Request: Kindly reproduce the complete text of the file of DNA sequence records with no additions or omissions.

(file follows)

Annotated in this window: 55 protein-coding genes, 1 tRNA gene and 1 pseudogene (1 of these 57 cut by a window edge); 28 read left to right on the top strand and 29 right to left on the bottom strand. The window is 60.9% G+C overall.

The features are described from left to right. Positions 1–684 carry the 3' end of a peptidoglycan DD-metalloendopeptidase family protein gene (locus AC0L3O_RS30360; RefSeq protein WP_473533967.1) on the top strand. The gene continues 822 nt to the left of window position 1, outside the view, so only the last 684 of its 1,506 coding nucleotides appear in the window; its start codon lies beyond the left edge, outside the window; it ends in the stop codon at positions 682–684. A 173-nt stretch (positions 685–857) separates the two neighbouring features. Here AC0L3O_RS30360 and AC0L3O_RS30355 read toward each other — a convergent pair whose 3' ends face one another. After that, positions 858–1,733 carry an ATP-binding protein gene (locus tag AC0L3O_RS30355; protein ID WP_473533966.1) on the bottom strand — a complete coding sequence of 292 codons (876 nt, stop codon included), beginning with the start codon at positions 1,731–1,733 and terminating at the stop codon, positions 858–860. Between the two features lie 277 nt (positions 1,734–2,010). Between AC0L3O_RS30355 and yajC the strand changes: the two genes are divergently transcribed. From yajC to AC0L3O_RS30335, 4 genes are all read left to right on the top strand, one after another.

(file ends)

Annotated in this window: 55 protein-coding genes, 1 tRNA gene and 1 pseudogene (1 of these 57 cut by a window edge); 28 read left to right on the top strand and 29 right to left on the bottom strand. The window is 60.9% G+C overall.

The features are described from left to right. Positions 1–684 carry the 3' end of a peptidoglycan DD-metalloendopeptidase family protein gene (locus AC0L3O_RS30360; RefSeq protein WP_473533967.1) on the top strand. The gene continues 822 nt to the left of window position 1, outside the view, so only the last 684 of its 1,506 coding nucleotides appear in the window; its start codon lies beyond the left edge, outside the window; it ends in the stop codon at positions 682–684. A 173-nt stretch (positions 685–857) separates the two neighbouring features. Here AC0L3O_RS30360 and AC0L3O_RS30355 read toward each other — a convergent pair whose 3' ends face one another. After that, positions 858–1,733 carry an ATP-binding protein gene (locus tag AC0L3O_RS30355; protein ID WP_473533966.1) on the bottom strand — a complete coding sequence of 292 codons (876 nt, stop codon included), beginning with the start codon at positions 1,731–1,733 and terminating at the stop codon, positions 858–860. Between the two features lie 277 nt (positions 1,734–2,010). Between AC0L3O_RS30355 and yajC the strand changes: the two genes are divergently transcribed. From yajC to AC0L3O_RS30335, 4 genes are all read left to right on the top strand, one after another.